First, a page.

"But look at 2006 through a different lens and you'll see another story, one that isn't about conflict or great men. It's a story about community and collaboration on a scale never seen before. . . . It's about the many wresting power from the few and helping one another for nothing and how that will not only change the world, but also change the way the world changes."--Lev Grossman, from, "Person of the Year: YOU", TIME.
By now you've probably seen the announcement that TIME has named "you" the person of the year. The you that writes blogs, creates podcasts, shares open source applications, creates entries on Wikipedia, posts videos on YouTube, meets friends on MySpace and chats with avatars on Second Life. But rather than the person of the year being the you in user, isn't it the us in users? Isn't the goal of the social web to create an us, a sense of connection, a community?
The social web works because of community and trust among us, the people of the world, who have realized that it is a small world after all and the butterfly effect is real. We can ignore that connection and think that our individual lives don't affect one another, or we can recognize our part in the global community and make a difference.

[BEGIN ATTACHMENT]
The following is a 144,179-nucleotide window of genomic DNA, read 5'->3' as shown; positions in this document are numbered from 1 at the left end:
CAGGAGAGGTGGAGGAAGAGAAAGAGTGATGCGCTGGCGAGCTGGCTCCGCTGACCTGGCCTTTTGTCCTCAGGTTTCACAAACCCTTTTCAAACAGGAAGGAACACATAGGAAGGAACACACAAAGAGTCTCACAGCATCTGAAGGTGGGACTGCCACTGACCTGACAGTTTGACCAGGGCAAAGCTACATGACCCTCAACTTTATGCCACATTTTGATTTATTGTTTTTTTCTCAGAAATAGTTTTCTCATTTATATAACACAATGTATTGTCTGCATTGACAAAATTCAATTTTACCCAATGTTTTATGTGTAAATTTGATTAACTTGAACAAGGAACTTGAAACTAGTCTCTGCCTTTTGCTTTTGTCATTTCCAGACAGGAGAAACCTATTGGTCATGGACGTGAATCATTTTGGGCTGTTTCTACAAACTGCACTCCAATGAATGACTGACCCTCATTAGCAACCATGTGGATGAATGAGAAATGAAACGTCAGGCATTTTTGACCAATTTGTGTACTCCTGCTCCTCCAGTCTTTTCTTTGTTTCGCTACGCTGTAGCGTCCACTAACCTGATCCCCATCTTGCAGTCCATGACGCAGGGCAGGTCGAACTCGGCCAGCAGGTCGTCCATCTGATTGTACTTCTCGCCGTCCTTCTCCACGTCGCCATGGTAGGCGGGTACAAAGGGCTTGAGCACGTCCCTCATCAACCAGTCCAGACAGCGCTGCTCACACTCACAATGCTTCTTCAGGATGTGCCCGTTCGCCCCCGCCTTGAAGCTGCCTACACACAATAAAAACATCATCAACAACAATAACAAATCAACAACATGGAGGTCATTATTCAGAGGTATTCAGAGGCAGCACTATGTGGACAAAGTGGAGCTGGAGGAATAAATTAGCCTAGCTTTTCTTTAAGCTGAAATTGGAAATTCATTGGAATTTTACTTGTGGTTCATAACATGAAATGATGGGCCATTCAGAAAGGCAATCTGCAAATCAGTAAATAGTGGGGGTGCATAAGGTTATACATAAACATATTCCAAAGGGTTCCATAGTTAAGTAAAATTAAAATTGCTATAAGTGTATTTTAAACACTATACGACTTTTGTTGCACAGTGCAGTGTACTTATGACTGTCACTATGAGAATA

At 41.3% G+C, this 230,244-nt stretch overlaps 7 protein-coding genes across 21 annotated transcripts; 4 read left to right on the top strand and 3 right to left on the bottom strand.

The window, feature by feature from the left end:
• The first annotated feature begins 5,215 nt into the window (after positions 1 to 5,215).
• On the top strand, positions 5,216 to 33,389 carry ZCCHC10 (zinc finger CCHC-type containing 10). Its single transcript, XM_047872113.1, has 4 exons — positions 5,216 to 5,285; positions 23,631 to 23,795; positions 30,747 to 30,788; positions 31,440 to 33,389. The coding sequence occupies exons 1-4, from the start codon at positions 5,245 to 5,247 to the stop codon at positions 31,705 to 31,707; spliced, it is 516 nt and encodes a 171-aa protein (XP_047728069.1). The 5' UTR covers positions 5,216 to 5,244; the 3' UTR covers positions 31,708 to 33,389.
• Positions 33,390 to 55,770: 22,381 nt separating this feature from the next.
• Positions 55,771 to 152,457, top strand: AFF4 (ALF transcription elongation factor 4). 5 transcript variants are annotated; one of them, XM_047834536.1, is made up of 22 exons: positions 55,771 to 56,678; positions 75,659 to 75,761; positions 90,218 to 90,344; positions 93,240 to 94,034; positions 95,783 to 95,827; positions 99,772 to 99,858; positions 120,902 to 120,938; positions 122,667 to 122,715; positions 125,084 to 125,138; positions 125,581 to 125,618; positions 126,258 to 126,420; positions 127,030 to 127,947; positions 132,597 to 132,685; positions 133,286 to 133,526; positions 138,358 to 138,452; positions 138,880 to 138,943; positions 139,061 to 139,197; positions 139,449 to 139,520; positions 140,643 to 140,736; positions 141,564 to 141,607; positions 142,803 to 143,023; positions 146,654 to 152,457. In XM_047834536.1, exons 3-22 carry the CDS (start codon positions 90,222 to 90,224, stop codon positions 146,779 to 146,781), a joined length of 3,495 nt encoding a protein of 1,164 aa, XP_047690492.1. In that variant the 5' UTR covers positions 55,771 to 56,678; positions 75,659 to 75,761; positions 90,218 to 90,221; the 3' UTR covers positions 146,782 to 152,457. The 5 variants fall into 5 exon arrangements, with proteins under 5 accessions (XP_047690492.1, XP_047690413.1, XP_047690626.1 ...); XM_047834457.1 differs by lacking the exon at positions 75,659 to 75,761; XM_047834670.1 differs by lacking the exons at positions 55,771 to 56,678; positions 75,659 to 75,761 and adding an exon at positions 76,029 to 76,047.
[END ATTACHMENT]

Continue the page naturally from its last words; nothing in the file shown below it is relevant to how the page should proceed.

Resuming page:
For social change organizations and activists, social web tools can be an affordable way to give more people the information, tools and opportunities they need to create change. But, we also need to remember that many people do not have access to this web 2.0 world whether through disability, illiteracy, or poverty. We need to make sure that the "us" actually includes all of us.
We are the ones we have been waiting for, we have the tools to work together, let's do it.
Cross-posted from NetSquared blog.
By now you've probably seen the announcement that TIME has named "you" the person of the year. But rather than the person of the year being the you in user, isn't it the us in users?